Mike Merrill:

Well, and another reason why more women should look to get involved.

Anne Pfleger:

Exactly. Yep. And that’s something else that if women are looking to get into construction, they really should look at all the different opportunities, because you can work as a tradeswoman, or talking technology, something that’s really been coming to the forefront is drones. And that technology that we have to do a number of different things, and that may be a whole different podcast, we wouldn’t talk about that. But they also want to find a mentor to help them really see what their interest is. And then once they decide which way they want to go, continue having that mentor throughout their career. I mean, I’ve been in construction and trucking industries for, gosh, I hate to say it, 28 years now. And I still have mentors, because they can help you out in different parts of your career. So you can have multiple. And I’ve had men mentors as well. So I know that men can be our biggest ally, the things that we’re working on in the construction industry. And they do want to help out.

Mike Merrill:

Yeah. I love that. And I think that’s key even in any pursuit, whether it’s a hobby, or a passion, or whether you’re trying to learn something. Whether it’s a professor at a university or a religious leader. I mean, we all need mentors in life, and I think that’s fantastic that you brought that up about the mentors in the workplace that you’ve been able to tap into throughout your career.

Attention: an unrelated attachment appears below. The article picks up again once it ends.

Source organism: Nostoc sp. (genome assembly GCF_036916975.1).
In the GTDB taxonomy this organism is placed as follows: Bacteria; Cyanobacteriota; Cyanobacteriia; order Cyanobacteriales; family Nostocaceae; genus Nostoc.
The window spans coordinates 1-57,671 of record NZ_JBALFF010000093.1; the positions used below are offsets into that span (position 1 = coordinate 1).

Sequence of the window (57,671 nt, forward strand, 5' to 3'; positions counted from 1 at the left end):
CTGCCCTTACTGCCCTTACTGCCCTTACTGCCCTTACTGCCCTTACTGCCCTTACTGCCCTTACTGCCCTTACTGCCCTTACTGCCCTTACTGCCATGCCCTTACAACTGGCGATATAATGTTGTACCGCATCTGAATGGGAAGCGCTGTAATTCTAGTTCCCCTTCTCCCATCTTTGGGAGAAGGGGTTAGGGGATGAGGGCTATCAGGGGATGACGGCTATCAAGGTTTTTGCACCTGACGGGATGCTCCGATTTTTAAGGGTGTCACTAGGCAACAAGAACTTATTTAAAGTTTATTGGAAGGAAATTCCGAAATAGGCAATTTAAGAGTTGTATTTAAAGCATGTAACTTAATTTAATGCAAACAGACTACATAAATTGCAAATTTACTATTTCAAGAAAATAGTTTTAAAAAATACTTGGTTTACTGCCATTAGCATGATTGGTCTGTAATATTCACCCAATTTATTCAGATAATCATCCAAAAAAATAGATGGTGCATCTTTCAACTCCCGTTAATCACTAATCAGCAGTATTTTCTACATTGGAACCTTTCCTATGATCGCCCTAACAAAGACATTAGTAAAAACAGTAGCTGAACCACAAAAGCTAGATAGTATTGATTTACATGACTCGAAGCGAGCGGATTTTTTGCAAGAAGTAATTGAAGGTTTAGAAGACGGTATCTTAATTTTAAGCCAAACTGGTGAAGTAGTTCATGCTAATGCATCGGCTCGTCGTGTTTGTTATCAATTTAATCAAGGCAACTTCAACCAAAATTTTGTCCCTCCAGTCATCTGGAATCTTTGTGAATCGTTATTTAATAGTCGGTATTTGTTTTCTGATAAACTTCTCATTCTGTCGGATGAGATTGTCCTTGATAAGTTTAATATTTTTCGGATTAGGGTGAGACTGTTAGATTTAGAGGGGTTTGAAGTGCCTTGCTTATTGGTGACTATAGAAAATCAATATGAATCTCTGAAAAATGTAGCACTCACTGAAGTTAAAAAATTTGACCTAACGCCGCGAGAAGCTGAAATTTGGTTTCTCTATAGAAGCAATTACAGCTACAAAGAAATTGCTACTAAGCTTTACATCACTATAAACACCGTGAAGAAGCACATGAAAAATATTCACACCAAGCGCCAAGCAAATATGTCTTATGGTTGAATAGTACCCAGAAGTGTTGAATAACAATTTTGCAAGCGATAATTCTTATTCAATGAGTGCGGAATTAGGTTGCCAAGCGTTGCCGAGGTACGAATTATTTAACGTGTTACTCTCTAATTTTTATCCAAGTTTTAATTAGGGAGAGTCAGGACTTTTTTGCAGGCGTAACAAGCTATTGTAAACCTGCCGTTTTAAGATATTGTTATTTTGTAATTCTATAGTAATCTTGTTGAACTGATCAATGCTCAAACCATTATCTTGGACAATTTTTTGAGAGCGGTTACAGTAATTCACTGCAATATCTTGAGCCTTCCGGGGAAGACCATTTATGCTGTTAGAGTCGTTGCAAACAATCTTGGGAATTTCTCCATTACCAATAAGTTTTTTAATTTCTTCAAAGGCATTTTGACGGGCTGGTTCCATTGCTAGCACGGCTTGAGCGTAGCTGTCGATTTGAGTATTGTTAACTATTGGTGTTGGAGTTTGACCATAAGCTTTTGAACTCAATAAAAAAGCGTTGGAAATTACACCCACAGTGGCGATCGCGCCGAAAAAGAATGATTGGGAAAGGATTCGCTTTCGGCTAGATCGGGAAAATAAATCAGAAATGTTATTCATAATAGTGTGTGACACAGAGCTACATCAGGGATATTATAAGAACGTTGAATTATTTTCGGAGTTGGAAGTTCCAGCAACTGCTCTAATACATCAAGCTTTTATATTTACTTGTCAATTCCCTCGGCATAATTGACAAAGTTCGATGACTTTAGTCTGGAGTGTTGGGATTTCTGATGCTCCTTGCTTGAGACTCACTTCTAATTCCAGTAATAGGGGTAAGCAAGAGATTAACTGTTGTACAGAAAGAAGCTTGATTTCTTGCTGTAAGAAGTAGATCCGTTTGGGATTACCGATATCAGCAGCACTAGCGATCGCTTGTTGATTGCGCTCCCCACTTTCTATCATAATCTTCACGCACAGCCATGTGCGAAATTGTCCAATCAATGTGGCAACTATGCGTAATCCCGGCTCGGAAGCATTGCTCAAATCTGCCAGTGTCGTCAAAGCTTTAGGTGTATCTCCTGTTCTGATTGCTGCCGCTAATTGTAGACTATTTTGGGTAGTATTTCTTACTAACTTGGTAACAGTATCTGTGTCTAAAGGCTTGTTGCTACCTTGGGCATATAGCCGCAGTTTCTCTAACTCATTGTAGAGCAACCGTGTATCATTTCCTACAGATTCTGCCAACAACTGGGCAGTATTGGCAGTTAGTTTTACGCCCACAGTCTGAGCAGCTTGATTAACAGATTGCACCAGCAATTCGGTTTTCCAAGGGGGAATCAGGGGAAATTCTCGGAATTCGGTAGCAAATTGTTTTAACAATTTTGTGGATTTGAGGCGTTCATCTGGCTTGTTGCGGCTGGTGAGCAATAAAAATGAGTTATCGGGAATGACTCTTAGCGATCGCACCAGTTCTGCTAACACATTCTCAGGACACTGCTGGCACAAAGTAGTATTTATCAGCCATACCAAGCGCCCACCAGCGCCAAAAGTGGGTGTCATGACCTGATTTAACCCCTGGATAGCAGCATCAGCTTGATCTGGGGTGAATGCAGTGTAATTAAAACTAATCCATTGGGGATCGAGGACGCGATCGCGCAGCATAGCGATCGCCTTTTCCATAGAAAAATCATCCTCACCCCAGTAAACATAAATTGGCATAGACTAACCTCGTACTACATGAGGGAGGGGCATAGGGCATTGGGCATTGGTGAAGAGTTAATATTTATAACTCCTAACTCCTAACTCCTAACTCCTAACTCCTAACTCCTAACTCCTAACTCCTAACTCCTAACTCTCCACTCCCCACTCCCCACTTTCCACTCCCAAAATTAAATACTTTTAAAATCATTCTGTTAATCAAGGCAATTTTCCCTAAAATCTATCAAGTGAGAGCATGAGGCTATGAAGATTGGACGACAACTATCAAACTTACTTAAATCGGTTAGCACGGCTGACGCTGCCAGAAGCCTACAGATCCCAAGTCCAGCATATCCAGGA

Mike Merrill:

So I read another statistic that said that there was a 68% increase in women owned construction firms between 2014 to 2019. So that is huge. What can you tell us about that?

Anne Pfleger:

Well, I think that has to do with a lot of the initiatives by the government to have more diverse projects. You have more companies that are women-owned, minority, disability, things of that sort, to make sure a certain percentage of a construction project has that type of company on there. I think that really has helped, which is really a great way for women to start out their company and get moving. Now there’s, with every kind of startup company, there’s still a lot of education and things that you need to do, but that opportunity is really helping increase the number of women-owned businesses in the industry.

Mike Merrill:

Yeah. I know we’ve talked about ownership, women in those positions, also executive positions. What can you tell us about women that are actually working out in the field? Is there an uptick there? Is there a change? What’s going on there?

Anne Pfleger: